At this point, I decided that, No, I really did feel bad. We ended the dive and surfaced. I felt worse with every passing moment, and Tony started to get really worried - he was afraid he'd have to tow me back in. It all turned out ok in the end - my breakfast made a bid for freedom, after which I felt absolutely fine, and we swam back to the ramp. Only to discover that the ramp didn't actually continue under the water. So we swam along to the ladders instead.
Funnily enough, after being the first into the water, we were also the first out of it as well. Bob and Allen returned next, not seeming too impressed with their first dive of the day. Dudley and Andy lagged behind quite a bit, doing a dive nearly twice the length of ours in which they were practising controlled buoyant lifts. Apparently that's how long it took Andy to get the idea of stopping on his way back to the surface (When WILL we let him forget that one little mistake..?)
Having started the day with half-empty cylinders, Bob and I had to get a refill. I had to pay the equivalent of two ten litre fills, instead of just one fifteen litre, for some reason - one of the perils of using a twinset, I suppose. At least they got the fills done fast.
For our second dive, we decided we'd seen everything Zone 3 had to offer in the way of buoyed bits of wreckage, so we went off in the other direction, just to see what was there. Tony spotted a Pipefish near the start of the dive (It's like a sea horse that's been pulled straight) but that was the only one we encountered, sadly. Quite a few fish, a lot of mud, and a fair number of mussels made up the rest of the dive. At one point, my curiosity got the better of me, and I used a bit of slate to prise open a mussel shell and see just what lived inside it. I was disappointed, it was very boring in there.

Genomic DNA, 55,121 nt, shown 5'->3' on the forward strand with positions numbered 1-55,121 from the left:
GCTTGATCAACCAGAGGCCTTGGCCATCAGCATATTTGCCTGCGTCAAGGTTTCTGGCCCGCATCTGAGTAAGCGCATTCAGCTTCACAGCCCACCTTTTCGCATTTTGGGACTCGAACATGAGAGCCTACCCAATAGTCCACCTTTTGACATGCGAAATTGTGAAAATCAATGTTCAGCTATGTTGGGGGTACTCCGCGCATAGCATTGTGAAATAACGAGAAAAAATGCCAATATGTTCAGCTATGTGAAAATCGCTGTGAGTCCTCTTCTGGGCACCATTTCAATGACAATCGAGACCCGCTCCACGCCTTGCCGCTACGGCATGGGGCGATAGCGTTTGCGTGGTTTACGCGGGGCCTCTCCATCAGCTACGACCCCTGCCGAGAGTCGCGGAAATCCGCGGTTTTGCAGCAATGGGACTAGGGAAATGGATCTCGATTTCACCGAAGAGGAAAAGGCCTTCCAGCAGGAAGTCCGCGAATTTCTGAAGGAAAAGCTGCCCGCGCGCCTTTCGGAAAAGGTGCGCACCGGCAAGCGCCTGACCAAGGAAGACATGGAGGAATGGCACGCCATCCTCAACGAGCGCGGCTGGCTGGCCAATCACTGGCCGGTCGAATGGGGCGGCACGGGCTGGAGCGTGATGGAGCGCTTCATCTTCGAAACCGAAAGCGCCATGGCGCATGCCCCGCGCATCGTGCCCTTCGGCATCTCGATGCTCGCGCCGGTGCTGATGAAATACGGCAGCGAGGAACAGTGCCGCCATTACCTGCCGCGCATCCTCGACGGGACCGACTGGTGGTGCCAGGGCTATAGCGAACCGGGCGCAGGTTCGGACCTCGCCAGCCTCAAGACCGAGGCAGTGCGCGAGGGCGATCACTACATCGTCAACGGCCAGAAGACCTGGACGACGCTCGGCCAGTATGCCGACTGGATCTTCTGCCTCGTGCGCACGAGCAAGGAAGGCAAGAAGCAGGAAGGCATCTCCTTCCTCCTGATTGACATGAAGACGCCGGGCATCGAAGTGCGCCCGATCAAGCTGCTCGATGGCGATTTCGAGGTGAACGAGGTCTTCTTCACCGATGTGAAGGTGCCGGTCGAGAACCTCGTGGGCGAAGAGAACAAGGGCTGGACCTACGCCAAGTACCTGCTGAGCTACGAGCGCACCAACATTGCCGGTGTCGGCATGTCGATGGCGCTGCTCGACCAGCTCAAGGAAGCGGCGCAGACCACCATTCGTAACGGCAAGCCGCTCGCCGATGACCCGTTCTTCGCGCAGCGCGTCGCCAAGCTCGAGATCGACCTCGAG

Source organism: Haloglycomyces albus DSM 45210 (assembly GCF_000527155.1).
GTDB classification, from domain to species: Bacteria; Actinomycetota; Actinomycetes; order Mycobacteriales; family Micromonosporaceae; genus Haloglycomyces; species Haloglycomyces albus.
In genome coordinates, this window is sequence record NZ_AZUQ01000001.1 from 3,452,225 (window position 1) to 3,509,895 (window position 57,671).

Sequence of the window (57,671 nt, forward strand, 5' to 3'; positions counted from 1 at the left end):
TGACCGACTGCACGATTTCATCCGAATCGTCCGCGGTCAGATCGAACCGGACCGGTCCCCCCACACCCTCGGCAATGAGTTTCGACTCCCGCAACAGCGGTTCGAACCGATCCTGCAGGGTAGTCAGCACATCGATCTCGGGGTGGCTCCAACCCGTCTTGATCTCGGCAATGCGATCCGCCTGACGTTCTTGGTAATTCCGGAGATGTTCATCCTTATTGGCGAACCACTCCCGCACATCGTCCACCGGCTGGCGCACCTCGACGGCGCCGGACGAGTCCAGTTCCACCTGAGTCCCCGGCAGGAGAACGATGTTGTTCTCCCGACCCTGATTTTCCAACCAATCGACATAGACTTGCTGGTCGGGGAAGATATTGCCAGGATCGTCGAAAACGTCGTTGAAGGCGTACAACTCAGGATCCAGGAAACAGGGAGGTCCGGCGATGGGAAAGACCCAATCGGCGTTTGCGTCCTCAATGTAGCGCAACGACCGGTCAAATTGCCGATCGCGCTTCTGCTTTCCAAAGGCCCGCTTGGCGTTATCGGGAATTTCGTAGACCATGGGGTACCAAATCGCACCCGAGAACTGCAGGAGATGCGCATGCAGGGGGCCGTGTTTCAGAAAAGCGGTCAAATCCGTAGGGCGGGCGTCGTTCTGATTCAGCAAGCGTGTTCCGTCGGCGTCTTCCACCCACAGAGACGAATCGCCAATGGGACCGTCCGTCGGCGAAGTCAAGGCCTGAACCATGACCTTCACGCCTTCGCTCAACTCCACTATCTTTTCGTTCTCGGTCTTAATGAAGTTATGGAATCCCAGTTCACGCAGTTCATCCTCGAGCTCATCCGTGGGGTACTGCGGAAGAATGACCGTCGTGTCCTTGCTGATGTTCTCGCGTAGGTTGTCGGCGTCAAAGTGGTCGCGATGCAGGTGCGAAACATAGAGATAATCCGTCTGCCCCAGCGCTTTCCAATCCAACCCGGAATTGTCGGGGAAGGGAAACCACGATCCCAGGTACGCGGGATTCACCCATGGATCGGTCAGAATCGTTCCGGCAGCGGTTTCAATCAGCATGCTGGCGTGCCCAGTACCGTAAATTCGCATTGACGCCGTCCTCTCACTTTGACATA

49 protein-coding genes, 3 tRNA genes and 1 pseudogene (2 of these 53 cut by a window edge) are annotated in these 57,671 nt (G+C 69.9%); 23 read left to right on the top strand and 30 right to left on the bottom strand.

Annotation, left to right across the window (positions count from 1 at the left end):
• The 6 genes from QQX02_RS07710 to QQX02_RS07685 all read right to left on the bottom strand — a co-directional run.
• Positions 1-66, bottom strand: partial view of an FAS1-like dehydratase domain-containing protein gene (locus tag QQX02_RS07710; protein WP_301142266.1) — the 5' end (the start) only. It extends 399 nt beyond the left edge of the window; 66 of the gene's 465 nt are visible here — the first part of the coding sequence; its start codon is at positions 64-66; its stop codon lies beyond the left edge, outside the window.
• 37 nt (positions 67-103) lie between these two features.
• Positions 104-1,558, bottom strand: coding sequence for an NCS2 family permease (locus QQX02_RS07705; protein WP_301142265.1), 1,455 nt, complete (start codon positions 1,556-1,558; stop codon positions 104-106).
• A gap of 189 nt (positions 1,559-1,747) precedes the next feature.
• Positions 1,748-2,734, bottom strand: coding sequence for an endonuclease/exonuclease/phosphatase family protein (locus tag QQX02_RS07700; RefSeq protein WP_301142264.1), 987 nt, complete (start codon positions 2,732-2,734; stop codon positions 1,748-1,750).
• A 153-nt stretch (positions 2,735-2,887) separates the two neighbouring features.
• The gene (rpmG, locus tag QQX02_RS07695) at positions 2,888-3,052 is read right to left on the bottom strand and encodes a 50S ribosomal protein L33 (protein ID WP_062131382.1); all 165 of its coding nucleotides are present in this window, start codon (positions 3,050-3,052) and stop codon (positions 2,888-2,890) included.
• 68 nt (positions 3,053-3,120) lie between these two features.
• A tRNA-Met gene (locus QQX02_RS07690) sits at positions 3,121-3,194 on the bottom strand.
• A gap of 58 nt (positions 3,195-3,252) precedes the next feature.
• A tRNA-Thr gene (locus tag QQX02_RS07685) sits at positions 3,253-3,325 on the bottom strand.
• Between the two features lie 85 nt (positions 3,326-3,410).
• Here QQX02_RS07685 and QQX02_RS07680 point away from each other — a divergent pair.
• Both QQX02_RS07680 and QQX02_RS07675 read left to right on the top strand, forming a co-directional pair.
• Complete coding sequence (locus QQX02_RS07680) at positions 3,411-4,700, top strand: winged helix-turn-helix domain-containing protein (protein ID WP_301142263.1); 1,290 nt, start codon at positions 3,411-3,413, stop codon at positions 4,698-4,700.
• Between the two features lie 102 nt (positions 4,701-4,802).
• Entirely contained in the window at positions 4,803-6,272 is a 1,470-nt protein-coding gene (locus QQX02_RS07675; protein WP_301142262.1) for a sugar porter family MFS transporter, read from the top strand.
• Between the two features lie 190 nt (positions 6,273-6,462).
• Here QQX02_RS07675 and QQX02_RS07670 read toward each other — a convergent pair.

I was quite impressed, however, that I remembered how to use my compass. I took us all the way along, and then all the way back, and we surfaced right by the exit. Pure luck, I'm sure, but I gloated about it anyway.
Bob and Allan rejoined us, far more impressed by their second dive. Their plan was to pack up and leave at that point, but Allan was delayed when he realised he'd mislaid his cap. But only by an hour or two.
Tony and I were the only ones who opted to go for a third dive. My turn to drag the SMB this time. Rather than get mine all nasty and wet, Tony offered to lend me his. I accepted, but decided not to use the Buddy pocket reel. Clamped on a large McMahon instead, and off we went. The plan was to go right across the lake, over the boat, and back again. We found a guideline when we jumped in, and followed that. Sadly, unlike the rope we'd found earlier, this wasn't connected to any buoyed sites, so we missed the boat completely. Win some, loose some... We found the far side of the lake alright, marked by a fire extinguisher. It looked badly corroded, and I couldn't tell if it was empty or not, so we put it down and headed back. Then we followed a cable that went off at ninety degrees. Then we gave up on cables as a bad job, and fell back onto the compass. By pure skill (or luck, one of the two) we found the boat on the way back.
And that was the diving over for the day. We packed up, and headed (would you believe) for a pub.

(Edited by Dominic at 9:16 am on April 22, 2002)